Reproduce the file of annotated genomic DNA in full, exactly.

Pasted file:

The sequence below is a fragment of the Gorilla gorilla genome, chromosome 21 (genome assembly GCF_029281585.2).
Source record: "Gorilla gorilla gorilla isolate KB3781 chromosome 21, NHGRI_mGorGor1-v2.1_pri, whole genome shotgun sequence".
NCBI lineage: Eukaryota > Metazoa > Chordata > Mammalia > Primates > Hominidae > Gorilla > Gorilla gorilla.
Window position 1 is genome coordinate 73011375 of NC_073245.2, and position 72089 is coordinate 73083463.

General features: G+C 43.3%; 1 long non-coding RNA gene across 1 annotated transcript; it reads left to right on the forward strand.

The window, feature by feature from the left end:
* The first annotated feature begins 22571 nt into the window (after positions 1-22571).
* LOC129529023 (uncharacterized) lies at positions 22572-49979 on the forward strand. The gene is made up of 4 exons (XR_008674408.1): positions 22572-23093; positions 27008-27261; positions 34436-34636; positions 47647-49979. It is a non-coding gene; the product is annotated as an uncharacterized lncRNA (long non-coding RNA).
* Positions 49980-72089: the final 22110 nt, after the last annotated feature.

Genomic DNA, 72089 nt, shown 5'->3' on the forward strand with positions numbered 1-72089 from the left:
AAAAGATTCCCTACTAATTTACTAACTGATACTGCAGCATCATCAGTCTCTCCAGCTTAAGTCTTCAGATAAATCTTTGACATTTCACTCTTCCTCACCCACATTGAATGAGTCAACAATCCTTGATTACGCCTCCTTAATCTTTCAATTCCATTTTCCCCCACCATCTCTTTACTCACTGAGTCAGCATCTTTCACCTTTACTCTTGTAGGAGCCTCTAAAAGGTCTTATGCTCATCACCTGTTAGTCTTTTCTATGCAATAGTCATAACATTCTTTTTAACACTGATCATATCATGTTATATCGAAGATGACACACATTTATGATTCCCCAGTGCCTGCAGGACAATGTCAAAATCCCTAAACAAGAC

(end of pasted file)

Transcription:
The sequence below is a fragment of the Gorilla gorilla genome, chromosome 21 (genome assembly GCF_029281585.2).
Source record: "Gorilla gorilla gorilla isolate KB3781 chromosome 21, NHGRI_mGorGor1-v2.1_pri, whole genome shotgun sequence".
NCBI lineage: Eukaryota > Metazoa > Chordata > Mammalia > Primates > Hominidae > Gorilla > Gorilla gorilla.
Window position 1 is genome coordinate 73011375 of NC_073245.2, and position 72089 is coordinate 73083463.

General features: G+C 43.3%; 1 long non-coding RNA gene across 1 annotated transcript; it reads left to right on the forward strand.

The window, feature by feature from the left end:
* The first annotated feature begins 22571 nt into the window (after positions 1-22571).
* LOC129529023 (uncharacterized) lies at positions 22572-49979 on the forward strand. The gene is made up of 4 exons (XR_008674408.1): positions 22572-23093; positions 27008-27261; positions 34436-34636; positions 47647-49979. It is a non-coding gene; the product is annotated as an uncharacterized lncRNA (long non-coding RNA).
* Positions 49980-72089: the final 22110 nt, after the last annotated feature.

Genomic DNA, 72089 nt, shown 5'->3' on the forward strand with positions numbered 1-72089 from the left:
AAAAGATTCCCTACTAATTTACTAACTGATACTGCAGCATCATCAGTCTCTCCAGCTTAAGTCTTCAGATAAATCTTTGACATTTCACTCTTCCTCACCCACATTGAATGAGTCAACAATCCTTGATTACGCCTCCTTAATCTTTCAATTCCATTTTCCCCCACCATCTCTTTACTCACTGAGTCAGCATCTTTCACCTTTACTCTTGTAGGAGCCTCTAAAAGGTCTTATGCTCATCACCTGTTAGTCTTTTCTATGCAATAGTCATAACATTCTTTTTAACACTGATCATATCATGTTATATCGAAGATGACACACATTTATGATTCCCCAGTGCCTGCAGGACAATGTCAAAATCCCTAAACAAGAC